It's not always easy to be a woman on a dating app.
That's a big part of why Bumble, which leaves it up to women to decide whether they want to initiate a conversation, has been so successful. So much so, in fact, that rival dating app Tinder now has plan to implement a similar feature.
A future update will add a new setting that leave it up to women to decide if they want to start a conversation with their matches.
Speaking to MarketWatch, Match CEO Mandy Ginsberg said she doesn't expect it will become a signature feature for Tinder the way it has for Bumble.
“Often, women don’t really want the pressure of kicking off the conversation, but if they want it, that’s great,” she said. “The feedback that we’ve heard is that women don’t always want to be forced to make a move, so we want to give people the ability to choose.”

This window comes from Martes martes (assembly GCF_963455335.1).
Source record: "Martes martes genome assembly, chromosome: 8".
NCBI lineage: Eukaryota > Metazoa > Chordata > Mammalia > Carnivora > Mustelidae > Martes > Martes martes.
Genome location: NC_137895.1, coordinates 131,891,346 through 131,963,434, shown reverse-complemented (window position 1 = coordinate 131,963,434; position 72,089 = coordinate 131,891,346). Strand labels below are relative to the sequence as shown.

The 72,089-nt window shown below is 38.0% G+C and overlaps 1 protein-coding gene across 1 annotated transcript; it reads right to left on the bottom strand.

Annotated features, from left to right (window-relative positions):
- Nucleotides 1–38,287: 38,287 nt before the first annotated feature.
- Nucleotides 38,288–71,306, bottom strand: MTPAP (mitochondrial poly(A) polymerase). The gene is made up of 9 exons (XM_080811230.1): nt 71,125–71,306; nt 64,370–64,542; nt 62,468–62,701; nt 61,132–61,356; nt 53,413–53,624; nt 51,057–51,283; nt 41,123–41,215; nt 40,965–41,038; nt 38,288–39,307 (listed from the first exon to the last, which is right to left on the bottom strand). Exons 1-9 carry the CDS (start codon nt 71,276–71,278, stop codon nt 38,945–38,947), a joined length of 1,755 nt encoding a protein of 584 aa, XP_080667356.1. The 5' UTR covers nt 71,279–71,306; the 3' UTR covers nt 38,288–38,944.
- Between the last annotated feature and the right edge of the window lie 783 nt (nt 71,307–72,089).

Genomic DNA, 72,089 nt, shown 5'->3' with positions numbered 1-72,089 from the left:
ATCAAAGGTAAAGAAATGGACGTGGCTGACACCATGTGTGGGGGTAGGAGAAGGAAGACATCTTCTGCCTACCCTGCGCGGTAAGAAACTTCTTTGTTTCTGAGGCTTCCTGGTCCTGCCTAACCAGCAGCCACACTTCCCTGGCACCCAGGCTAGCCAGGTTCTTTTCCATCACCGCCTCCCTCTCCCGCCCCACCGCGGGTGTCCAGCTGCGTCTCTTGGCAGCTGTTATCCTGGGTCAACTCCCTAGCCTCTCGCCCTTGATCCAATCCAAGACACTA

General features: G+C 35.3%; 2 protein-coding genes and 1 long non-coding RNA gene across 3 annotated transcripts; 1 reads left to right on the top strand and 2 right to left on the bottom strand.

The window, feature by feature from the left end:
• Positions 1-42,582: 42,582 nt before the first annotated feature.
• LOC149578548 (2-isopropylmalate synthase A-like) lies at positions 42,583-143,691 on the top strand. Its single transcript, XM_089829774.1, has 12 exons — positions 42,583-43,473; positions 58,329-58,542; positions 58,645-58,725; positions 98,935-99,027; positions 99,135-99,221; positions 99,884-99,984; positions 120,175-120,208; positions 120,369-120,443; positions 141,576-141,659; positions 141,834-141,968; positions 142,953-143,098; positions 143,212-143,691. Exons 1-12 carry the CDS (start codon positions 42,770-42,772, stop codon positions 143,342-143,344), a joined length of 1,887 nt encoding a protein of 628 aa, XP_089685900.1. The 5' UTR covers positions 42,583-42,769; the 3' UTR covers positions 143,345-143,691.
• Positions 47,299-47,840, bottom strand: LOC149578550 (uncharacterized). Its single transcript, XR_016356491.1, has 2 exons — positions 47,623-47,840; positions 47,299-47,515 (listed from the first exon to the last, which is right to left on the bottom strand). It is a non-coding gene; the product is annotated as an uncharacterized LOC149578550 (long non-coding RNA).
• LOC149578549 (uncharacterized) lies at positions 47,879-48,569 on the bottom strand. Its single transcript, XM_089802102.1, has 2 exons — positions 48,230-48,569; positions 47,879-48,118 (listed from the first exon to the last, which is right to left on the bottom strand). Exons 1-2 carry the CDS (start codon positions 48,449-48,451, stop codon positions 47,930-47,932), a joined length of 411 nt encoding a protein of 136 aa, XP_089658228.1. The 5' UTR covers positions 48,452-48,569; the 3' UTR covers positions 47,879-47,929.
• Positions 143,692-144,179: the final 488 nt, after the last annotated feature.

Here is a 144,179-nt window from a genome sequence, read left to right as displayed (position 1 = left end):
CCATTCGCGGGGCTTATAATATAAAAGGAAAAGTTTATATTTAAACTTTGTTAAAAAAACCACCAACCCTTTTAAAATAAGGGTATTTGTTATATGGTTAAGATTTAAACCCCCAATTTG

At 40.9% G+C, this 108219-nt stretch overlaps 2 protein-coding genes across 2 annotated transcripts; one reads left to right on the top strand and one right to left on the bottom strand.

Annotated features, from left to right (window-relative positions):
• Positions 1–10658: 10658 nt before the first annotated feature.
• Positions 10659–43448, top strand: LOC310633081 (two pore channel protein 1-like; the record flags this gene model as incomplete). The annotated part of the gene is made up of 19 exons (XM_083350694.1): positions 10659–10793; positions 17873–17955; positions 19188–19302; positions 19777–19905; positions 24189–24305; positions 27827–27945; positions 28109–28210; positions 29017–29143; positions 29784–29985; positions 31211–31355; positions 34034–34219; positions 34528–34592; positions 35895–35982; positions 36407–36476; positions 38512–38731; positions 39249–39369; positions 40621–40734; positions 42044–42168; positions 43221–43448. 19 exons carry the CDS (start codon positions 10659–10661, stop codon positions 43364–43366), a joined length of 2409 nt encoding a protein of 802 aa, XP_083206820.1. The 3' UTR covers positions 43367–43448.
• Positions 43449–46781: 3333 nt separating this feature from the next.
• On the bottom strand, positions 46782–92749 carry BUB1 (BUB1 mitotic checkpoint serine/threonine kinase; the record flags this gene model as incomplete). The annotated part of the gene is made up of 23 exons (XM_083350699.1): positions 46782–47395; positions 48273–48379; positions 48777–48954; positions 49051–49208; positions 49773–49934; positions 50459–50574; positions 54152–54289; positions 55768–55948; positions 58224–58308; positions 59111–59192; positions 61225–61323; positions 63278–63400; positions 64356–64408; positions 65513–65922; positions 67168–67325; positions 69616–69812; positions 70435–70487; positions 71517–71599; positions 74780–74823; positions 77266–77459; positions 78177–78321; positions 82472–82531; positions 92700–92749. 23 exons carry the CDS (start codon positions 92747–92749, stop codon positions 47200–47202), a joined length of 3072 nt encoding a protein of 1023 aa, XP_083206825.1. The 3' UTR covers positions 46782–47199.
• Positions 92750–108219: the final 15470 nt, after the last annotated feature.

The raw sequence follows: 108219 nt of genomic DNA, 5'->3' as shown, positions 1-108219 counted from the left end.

This isn't the first time Match has expressed interest in some part of Bumble. The dating app, lead by Tinder alum Whitney Wolfe, reportedly rebuffed a $450 million offer Match Group, which owns Tinder ad a number of other dating apps.
Still, Ginsberg said the feature was "not a reaction to any competitor,” but the result of listening to feedback from users.